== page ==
Jim Matthews of the Outdoor News Service had a special booth set up at the event showing the Juniors how to make their own quail calls and another booth where Dale from Cabaw Decoys made a spinning wing wind decoy for each of the Junior Hunters.  In addition, the California Waterfowl Association gave each Junior Hunter a free membership.

After the raffle, most of the Junior Hunters went back to their blinds to finish out the day hunting.  This year’s there was a special raffle to encourage the Juniors to go back out and finish up the day hunting.  Chaz Prato of Ludas Prato German Shorthair Pointers donated several prizes including a shotgun, layout blind, and decoys, to mentions just a few, and each junior earned points for the birds they brought in.  The prizes were awarded for the points earned.  A big thanks to Chaz for these donations and running this special raffle!

The Junior Hunt was an even more outstanding event than usual this year. As I’ve always said the Juniors are the future of our sport so it is vital to keep them interested and involved in waterfowl hunting.  San Jacinto’s Annual Junior Waterfowl Hunt definitely fills that bill every year.

Tom told me he’d like to thank, as well as I would myself, everyone who donated prizes, food, labor or anything else towards this event.  We all should also thank the San Jacinto crew, Josh, John, Carlos, Aurelio, Ryan, Scott and Lizzy for going the extra mile to help make this event happen we all appreciate all your hard work.  Also, thanks go to our local Game Wardens Rick, April, Dustin, and Walter for helping hand out the prizes at the Junior Hunt event.

Tom also asked me to extend a special thanks to Bob Minor from Bass Pro Shops.  Tom told me that this event might not even happen without Bob’s help and support.  Bass Pro made several donations, assisted with the shotgun raffle prior to the event to raise money for prizes, donated the shotguns for the Junior Hunt raffle (with co-sponsorship on the shotguns by Quail Forever) and sent Bass Pro Shop Pro Staffer Mike Bouman to assist at the event.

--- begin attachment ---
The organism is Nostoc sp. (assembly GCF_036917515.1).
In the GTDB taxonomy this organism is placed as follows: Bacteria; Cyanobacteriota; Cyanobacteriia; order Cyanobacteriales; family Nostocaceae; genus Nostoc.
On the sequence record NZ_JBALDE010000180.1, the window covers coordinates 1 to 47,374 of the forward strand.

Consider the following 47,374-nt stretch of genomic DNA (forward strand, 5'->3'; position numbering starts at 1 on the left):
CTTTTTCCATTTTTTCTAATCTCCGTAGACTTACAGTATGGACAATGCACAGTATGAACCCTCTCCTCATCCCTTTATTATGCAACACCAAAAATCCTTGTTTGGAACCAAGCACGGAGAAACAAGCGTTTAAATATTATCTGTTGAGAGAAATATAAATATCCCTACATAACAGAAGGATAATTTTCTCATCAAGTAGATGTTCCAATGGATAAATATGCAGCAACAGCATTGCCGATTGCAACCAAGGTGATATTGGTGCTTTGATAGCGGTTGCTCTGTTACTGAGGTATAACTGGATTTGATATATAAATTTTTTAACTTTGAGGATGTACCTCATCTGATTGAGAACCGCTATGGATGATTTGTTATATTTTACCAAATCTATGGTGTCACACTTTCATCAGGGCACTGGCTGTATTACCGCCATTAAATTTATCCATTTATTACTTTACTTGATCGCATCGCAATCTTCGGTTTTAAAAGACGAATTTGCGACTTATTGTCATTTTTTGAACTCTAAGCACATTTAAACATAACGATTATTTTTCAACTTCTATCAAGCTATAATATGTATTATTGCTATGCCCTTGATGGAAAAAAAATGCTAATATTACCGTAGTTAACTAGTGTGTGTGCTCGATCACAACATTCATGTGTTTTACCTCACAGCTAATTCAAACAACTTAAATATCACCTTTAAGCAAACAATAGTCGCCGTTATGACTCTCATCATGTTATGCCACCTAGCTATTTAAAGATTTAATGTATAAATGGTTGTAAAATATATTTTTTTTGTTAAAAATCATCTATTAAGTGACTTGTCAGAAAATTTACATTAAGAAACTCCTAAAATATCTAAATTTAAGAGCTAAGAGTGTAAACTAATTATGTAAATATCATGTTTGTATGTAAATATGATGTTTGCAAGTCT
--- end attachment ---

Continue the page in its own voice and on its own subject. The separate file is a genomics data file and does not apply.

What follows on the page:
Tom also wanted me to give a special thanks to Valleywide Recreation for the tables, chairs, heaters, and griddles to cook the breakfast on.

Tom also wanted me to thank all the Hunters that came out to help cook the breakfast and assist with the event.

Once more, a big thanks to all the sponsors, Evan’s Gun World, Ramona Duck Club, SoCalHunt.com (of course), John Liechty, Mark Bower, Ghulana Yazdan, Wren’s Ranch, Ron Patrick, Taylor Macy, Jim Matthews Signature Calls, John Segoria, Edward Cortez, Gilbert Hernandez, Blue Collar Firearms, 411 Printing, H&H Construction, David Salem Photography, Valleywide Recreation, and Pipedream Plumbing.  (Hope I got them all!)

So, another Junior Waterfowl Hunt is in the books.  Check out the pictures below, which is only a small example of this great event.  Of course, due to space, I couldn’t post every picture but hopefully these will give you a really good idea of how this wonderful event for our Junior Hunters went down.